- Transsexual. Should be avoided, unless it is the word with which the individual identifies. To many people, it carries the connotation of a psychological or medical disorder, and implies that the individual has had surgery. Not all transgender people choose to have surgery as part of their transition from the gender assigned to them at birth to the gender they identify with. Many take hormones. Others simply make changes in their gender expression— how they dress, wear their hair, walk, talk and gesture, and their name and the pronouns they use.
- He/she, tranny. These words are hurtful. Avoid them.
- Don’t ask about surgery. Whether or not a person has had surgery is their own private medical business. Personal curiosity about it is rude and intrusive.
Creating an affirming and safe service environment requires careful training of staff. Staff members may lack knowledge, have discriminatory attitudes, or be personally uncomfortable with LGBTQ individuals, especially transgender people. If they are not well-trained, they may rely on their clients to educate them. This puts an unfair burden on the client, and takes away from the time available to deal with their concerns.
Education for service providers should give staff members the opportunity to:
- Examine their attitudes, biases and stereotypes about LGBTQ people.
- Honestly recognize their own relationship to heterosexual and gender-conformity privilege.
- Learn about LGBTQ people’s diverse identities, lives, and concerns.
- Learn to empathize with clients of different identities, and not pass judgment on anyone’s identity.
- Identify stereotypes based on heterosexual domestic violence and traditional ideas about gender, and how these stereotypes can stop them from recognizing female abusers and helping male victims.
Training on LGBTQ IPV is available through the NY LGBTQ DV Network or NCAVP for training
In looking at how your agency can better serve LGBTQ victims, ask yourselves some specific questions, and let the answers help you identify what you need to work on.
- What specific services do you have for LGBTQ clients?
- Do you offer LGBTQ support groups? Are LGBTQ clients welcome in other support groups? How can you make this happen?
- Do you take transgender and male victims
into your shelter?
- If so, how do you make them feel comfortable (e.g., private bedrooms, restrooms and showers)?
- How comfortable is your staff with transgender people, especially staff working non-traditional hours evenings, weekends, etc.?
- If not, why not? What can you do to overcome the obstacles to sheltering LGBTQ and male victims? What shelter alternatives do you have in place for them until you do overcome those obstacles?
- If you use safe homes, what sort of neighborhood are they located in? How safe is the environment — both in general and for LGBTQ people specifically? What security arrangements are there?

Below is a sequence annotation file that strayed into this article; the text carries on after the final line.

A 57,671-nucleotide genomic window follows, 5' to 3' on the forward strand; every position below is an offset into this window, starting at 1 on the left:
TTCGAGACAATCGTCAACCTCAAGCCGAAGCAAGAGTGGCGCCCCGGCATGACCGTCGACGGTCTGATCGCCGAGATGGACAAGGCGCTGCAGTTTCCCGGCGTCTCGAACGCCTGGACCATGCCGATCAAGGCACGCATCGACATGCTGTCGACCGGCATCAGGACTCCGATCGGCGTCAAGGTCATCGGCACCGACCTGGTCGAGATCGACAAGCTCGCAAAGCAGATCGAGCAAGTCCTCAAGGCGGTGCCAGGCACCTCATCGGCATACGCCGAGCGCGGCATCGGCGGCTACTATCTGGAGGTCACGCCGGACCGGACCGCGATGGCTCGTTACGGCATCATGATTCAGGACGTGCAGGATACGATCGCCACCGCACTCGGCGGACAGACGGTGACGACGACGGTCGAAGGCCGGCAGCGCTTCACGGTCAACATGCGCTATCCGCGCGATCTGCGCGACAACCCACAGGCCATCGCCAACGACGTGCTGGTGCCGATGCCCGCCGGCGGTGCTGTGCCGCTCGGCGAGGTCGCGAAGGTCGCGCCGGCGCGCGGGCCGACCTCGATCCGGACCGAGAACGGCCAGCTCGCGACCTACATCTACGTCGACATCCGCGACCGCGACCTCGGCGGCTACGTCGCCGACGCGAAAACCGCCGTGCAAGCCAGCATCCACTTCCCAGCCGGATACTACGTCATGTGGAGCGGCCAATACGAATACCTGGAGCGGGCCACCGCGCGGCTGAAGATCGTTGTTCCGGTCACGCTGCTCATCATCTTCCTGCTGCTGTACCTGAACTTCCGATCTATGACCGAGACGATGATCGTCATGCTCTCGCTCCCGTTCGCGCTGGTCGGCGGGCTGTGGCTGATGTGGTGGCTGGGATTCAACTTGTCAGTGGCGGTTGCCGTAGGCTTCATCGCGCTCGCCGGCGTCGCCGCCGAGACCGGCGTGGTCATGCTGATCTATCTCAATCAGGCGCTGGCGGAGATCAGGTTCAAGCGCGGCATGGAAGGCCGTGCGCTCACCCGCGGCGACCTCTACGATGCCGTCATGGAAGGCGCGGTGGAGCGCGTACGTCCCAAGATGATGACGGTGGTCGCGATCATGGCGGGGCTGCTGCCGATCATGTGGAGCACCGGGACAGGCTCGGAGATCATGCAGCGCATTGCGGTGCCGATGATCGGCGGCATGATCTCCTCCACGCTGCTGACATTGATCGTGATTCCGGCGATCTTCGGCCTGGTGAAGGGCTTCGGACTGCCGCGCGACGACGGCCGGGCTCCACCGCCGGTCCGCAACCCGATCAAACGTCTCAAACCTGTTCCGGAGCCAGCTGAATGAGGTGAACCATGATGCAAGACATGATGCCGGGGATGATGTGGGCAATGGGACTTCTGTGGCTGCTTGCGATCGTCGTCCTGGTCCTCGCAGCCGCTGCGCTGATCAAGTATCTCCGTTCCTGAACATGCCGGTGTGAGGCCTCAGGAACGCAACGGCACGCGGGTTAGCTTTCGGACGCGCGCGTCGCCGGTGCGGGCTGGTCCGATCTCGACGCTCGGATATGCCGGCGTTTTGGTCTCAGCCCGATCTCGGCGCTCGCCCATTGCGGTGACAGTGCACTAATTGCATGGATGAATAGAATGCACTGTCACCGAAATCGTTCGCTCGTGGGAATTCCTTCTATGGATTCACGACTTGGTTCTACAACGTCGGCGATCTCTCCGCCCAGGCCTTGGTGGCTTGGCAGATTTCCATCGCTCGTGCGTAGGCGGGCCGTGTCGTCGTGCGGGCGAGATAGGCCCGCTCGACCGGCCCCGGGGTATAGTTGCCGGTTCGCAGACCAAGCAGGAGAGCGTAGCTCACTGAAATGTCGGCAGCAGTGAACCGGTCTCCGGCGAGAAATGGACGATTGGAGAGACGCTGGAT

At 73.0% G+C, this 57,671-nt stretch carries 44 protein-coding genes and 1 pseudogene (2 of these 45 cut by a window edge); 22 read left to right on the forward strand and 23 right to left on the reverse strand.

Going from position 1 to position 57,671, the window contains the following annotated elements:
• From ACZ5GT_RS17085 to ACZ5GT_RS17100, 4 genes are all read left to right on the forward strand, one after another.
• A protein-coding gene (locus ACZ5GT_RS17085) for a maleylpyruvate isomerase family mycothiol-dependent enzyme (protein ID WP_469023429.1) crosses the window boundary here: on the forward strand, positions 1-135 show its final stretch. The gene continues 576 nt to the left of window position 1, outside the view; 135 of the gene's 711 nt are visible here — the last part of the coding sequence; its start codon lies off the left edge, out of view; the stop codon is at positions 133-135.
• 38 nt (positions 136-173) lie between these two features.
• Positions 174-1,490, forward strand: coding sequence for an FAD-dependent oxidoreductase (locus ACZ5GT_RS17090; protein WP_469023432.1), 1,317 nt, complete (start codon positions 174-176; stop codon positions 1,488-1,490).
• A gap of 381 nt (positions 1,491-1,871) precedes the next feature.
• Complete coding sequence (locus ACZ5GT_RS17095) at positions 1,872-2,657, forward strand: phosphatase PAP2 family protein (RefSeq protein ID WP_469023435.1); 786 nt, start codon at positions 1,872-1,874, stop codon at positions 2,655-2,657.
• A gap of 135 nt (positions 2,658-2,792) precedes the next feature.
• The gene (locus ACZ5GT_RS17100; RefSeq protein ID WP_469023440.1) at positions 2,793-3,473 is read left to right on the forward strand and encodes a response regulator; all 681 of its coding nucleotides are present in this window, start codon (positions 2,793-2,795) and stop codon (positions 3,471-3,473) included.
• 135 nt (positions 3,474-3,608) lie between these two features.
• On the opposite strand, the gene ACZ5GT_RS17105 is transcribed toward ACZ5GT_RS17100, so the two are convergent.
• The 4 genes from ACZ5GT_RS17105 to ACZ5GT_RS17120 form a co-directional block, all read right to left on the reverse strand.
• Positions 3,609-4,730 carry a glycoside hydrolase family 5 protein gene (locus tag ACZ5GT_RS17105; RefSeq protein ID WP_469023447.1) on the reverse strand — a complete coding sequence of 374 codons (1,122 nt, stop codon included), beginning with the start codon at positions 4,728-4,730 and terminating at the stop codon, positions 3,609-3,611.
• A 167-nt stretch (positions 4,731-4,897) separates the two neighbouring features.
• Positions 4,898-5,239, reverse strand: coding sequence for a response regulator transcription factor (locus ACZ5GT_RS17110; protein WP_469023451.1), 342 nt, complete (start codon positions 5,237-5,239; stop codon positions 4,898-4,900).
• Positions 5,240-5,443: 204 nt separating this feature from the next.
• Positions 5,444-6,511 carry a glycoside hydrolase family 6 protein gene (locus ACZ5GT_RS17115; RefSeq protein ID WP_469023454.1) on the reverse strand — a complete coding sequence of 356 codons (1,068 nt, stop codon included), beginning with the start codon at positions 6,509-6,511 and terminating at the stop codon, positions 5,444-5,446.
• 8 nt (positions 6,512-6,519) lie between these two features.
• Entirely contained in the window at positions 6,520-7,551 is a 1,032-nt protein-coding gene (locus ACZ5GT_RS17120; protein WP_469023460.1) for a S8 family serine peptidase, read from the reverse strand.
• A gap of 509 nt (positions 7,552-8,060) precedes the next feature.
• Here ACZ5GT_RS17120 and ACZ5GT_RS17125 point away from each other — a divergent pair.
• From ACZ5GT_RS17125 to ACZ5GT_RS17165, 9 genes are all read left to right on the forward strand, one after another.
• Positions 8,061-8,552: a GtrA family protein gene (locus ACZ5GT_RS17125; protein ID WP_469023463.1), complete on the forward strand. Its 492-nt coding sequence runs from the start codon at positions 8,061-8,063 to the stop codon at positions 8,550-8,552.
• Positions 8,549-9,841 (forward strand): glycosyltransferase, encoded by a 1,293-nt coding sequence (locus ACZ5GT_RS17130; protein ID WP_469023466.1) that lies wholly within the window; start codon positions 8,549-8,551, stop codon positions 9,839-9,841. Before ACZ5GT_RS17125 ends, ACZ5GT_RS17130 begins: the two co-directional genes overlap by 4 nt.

- If an LGBTQ victim is treated poorly by other shelter residents, what are your strategies for dealing with the situation?
- Do you screen for abusiveness, to prevent LGBTQ abusers from gaining admission to shelter? How?
Non-residential domestic violence services
Even if they do not provide shelter in their main facility, any domestic violence program should be able to help LGTBQ victims with:
- Advocacy with law enforcement, courts, social services, etc.
- Applications for orders of protection and custody orders.
- Legal assistance. Some programs have attorneys on staff; others may have arrangements with lawyers in the community.
- Support groups.
- Children’s programs.
- Job search help.
- Safety planning for victims and their children. Advocates will help each victim identify risks and safety concerns, plan how to safely escape when necessary, and make longer-term plans for their safety and independence.
Some programs offer specific services, such as support groups, for LGBTQ victims, but not all do.
Considerations for LGBTQ victims
Going to a shelter, attending a support group or calling a crisis line may mean having to deal with coming out while you are in the middle of a crisis. Being open about your identity and that of your partner may help you get the services you need, but it also may mean having to deal with other people’s hostility or bias. You are the only one who can decide what’s right for you.
If your situation is urgent and you are unable to find help through a local domestic violence agency, the New York City Gay and Lesbian Anti-Violence Project hotline at 212-714-1141 may be able to help you. In the Albany area, contact the Capital District LGBT Anti-Violence Project, at 518-432-4341. Members of the NYS LGBTQ DV Network may also be able to help connect you to LGBTQ-friendly resources in your community.
- Courvant, D. & Cook-Daniels, L. Trans and intersex survivors of domestic violence: Defining terms, barriers, & responsibilities.
- See also Quick Tips: Trans Inclusion: A guide for service providers.